Archive for the ‘National Endowment for the Arts’ Category

You’ve Got Mail

Tuesday, March 30th, 2010

Kinda like I, Robot, but waaaaay gayer.

Just this one single advertisement has set this kid up for a lifetime of ridicule. It reminds me of Gary Coleman. Coleman gets signed onto a show when he is just a young boy, is assigned the phrase “whatchu talkin’ ’bout Willis?”, and for the next, well, forever actually, that’s the only thing Coleman is known for. He could have gone on to cure AIDS and that wouldn’t have mattered one iota. “Gentlemen, I have been working tirelessly for 27 years, 18 hours a day, seven days a week. And I’m proud to announce that I, Gary Coleman, have cured AIDS.”

“Whatchu talkin’ ’bout Willis.” And all the doctors will piss themselves laughing, stand up and high five each other and then go to the bar, without Coleman, and get really drunk.

The kid in the advertisement above has already bought a first-class ticket on the Gary Coleman train of misfit typecasts. A train, BTW, that will be hopping the track soon, to make a horrific derailment to a town near you. My advise for the young lad? Become an abusive alcoholic. For the rest of his days he will be mocked incessantly and called “she-mail” to the point where he will hate to wake up in the morning. Start drinking, become abusive and scary. It’s better to be known as “that drunken abuser”, than “she-mail.”

Trust The Mayor: he’ll get use to being called “that drunken abuser”, but he will never get use to being called “she-mail.”

Experience taught The Mayor that terrible, terrible lesson.

The Irrelevance of Modern Art and Aliza Shvarts

Monday, April 21st, 2008

The world of art has long been so irrelevant that it regularly resorts to shock theater. Sadly, legitimate and talented artists toil in obscurity while juvenile hacks are elevated to national attention.

A famous example of such faux-art is “Piss Christ” by Catholic and photographer Andres Serrano. Serrano, who was the recipient of a grant by the U.S. National Endowment for the Humanities (also known as “the American taxpayer”), depicted a small plastic crucifix submerged in a glass of his urine. As planned, the “Piss Christ” image stirred much controversy.

Piss Christ

Serrano’s work confirmed one of the most reliable rules in the art world: if you lack talent and are desperate for immediate publicity, insult Catholicism.

Another artist utilizing shock sans substance is Karen Finley. The “performance artist” has “smeared herself with chocolate, painted with her own breast milk, [and] put Winnie the Pooh in S&M gear…”

(Which must have thrilled the suits at Disney.)

Karen Finley

In contrast to Serrano’s success at the public trough, Finley’s application for the National Endowment for the Arts was rejected. As is common among liberals who feel entitled to government funds, Finley threw a hissy fit and sued the government. Due to the free speech/1st Amendment ramifications involved, the U.S. Supreme Court agreed to hear the case, National Endowment for the Arts v. Finley, in 1998. By a razor-thin margin, Finley lost 8-1. Conservative Justice Antonin Scalia, in a concurring opinion, interpreted the relevant law plainly by declaring that “decency and respect are to be taken into account in evaluating applications.”

Little surprise that Finley sued considering that liberals accept no objective standard for decency (except that there is no objective standard).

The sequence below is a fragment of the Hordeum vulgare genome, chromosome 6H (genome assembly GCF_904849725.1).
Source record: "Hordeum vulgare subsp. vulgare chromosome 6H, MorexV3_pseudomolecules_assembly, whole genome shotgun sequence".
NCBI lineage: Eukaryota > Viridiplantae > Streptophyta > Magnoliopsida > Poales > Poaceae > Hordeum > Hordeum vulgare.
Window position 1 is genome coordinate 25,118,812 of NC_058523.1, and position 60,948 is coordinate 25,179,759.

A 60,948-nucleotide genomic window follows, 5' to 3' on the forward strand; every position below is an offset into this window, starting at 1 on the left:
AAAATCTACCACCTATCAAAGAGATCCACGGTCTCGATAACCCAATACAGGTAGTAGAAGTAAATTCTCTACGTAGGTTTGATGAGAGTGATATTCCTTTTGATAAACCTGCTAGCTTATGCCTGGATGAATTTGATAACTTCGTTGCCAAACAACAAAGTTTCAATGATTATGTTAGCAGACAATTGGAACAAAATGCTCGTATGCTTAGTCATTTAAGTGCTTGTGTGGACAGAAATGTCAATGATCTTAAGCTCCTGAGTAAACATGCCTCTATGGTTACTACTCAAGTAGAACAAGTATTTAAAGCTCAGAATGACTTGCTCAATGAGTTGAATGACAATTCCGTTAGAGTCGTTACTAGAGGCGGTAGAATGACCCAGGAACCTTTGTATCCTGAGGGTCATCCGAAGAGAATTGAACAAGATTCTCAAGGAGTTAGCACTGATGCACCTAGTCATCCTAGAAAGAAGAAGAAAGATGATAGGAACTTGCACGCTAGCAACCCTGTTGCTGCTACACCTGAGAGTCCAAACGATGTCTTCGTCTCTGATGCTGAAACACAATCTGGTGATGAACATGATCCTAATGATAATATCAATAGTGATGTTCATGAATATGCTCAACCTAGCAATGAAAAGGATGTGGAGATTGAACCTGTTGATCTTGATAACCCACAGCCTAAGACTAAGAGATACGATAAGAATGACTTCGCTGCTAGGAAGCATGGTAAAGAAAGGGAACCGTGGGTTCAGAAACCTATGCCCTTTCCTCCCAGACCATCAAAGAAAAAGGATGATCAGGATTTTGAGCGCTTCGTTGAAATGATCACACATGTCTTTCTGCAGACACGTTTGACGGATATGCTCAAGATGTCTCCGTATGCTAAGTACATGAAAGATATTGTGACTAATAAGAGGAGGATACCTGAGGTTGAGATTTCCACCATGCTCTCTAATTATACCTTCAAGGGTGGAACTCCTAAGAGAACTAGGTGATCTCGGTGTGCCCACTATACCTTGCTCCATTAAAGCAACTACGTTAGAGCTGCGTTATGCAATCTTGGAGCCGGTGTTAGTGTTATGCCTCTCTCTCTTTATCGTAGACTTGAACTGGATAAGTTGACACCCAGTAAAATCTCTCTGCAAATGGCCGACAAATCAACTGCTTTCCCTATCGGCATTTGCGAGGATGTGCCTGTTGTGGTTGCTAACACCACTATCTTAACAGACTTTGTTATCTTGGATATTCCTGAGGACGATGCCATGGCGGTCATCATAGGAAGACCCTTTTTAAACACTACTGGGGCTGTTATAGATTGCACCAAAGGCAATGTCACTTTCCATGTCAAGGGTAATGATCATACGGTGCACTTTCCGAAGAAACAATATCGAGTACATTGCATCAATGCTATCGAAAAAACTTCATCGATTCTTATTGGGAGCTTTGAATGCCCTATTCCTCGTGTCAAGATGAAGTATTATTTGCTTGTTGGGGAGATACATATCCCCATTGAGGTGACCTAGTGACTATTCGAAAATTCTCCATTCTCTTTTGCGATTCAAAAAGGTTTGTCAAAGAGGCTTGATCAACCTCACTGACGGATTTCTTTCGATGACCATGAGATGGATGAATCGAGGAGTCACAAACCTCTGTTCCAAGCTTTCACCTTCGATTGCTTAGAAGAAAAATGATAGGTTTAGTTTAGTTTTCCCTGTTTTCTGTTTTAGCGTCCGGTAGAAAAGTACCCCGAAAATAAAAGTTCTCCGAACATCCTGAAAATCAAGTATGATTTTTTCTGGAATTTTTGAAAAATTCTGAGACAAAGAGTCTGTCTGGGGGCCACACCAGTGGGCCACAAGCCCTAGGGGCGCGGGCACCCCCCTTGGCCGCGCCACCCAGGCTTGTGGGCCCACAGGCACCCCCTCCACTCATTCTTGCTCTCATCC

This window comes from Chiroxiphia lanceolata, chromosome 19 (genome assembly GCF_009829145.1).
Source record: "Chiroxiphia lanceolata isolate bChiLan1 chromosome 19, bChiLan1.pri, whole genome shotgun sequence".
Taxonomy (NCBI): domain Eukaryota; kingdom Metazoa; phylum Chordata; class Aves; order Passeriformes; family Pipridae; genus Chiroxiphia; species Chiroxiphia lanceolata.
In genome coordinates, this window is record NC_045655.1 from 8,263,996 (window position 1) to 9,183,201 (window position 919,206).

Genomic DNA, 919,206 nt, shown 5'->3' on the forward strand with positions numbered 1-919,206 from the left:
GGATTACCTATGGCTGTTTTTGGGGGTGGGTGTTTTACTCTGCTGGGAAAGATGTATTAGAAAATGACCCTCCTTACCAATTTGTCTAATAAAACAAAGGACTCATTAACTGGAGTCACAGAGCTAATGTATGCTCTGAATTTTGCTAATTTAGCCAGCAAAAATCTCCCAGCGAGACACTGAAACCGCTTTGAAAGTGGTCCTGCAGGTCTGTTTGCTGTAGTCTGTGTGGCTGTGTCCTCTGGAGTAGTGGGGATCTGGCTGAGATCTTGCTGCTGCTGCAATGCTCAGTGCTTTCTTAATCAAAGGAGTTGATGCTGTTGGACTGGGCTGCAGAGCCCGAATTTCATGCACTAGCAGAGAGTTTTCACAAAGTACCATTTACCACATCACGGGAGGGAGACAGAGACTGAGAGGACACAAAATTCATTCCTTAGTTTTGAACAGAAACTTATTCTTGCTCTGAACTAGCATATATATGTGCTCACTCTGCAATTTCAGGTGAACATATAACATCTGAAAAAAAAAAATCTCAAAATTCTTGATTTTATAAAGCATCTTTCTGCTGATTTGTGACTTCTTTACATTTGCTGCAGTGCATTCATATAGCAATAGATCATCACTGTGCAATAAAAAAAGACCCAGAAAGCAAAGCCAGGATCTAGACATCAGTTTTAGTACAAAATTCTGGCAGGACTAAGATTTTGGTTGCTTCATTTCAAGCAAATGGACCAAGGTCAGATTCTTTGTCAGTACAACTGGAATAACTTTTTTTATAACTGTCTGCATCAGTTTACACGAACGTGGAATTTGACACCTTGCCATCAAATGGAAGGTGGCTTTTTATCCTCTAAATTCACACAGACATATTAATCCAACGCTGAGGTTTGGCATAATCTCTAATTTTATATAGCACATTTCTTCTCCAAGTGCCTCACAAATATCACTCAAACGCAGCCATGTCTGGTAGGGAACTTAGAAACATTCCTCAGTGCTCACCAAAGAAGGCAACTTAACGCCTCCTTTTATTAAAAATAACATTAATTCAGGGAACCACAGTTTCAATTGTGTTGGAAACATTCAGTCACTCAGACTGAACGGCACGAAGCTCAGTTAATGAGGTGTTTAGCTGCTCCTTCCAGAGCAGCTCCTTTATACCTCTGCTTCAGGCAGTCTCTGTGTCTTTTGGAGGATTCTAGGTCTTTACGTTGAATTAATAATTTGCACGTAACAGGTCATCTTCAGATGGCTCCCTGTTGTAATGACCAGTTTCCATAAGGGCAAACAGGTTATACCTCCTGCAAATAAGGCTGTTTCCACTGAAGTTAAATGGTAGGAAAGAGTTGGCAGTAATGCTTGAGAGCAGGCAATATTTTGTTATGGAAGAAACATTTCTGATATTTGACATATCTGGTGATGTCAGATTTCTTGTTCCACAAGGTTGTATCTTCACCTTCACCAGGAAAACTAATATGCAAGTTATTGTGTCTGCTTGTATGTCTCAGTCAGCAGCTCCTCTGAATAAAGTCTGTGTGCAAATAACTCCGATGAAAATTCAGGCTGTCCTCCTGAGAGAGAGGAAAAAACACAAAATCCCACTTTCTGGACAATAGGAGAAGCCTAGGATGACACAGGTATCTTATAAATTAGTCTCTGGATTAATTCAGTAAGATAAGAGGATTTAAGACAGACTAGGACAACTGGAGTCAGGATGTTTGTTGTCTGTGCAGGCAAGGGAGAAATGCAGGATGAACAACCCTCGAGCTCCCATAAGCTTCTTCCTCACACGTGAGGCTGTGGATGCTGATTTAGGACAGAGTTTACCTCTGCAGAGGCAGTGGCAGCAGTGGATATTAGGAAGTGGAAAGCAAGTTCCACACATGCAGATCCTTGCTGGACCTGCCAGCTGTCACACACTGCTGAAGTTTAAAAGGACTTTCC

Which brings us to the latest court jester in the art world: Aliza Shvarts. A Yale art student, Ms. Shvarts, whose last name could only have led to years of therapy, has stirred controversy with her most recent work.

A Yale University student’s senior art project, which she said documented her bleeding during repeated self-induced abortions, sparked a protest on campus, an outcry on the Internet and debates over morality, medicine, art and academia.

And — it was all faked. Senior Aliza Shvarts told Yale officials Thursday that she didn’t get pregnant and didn’t have abortions. [...]

Shvarts told classmates that she had herself artificially inseminated as often as possible for much of this past year, then took legal, herbal abortifacient drugs and filmed herself in her bathtub cramping and bleeding from the miscarriages. She said her work will include video, a sculpture incorporating her blood mixed with Vaseline wrapped in plastic, and a spoken piece describing what she had done.

[She] told the Yale Daily News that she wanted to provoke debate about the relationship between art and the human body but that the intention of the piece was not to scandalize anyone.

Indeed, who could possibly be scandalized by filming do-it-yourself abortions?


Aliza Shvarts

“Provoking debate” is the convenient shibboleth of those who are caught committing acts of gross idiocy. Apparently as long as society is forced to jabber about something, the underlying controversy, filming your faked abortions and expecting people to believe that it’s art, is somehow justified.

Shvarts’s art (“Shv_art”?) has created an outcry (and rightly so), but the project shouldn’t surprise anyone. Faked or not, Shvarts’s hideous brain child is the logical and natural result of decades of policies and laws which debase abortion to a common surgery with little or no moral ramification. In such an environment, a faked abortion is a mundane enough act to be worthy of filming and exposition. If you are offended, well, Shvarts merely intended to provoke debate.

As one of the premier and selective universities on the planet (charging around $45,000 USD a year), it would be reasonable to expect the art from any Yale student should reflect some maturity and talent. Apart from the her shameless dishonesty, Shvarts lacked taste, talent and judgment.

So she’d certainly fit in the art world.

~ Sisyphus, cross-posted at The Sisyphus Files.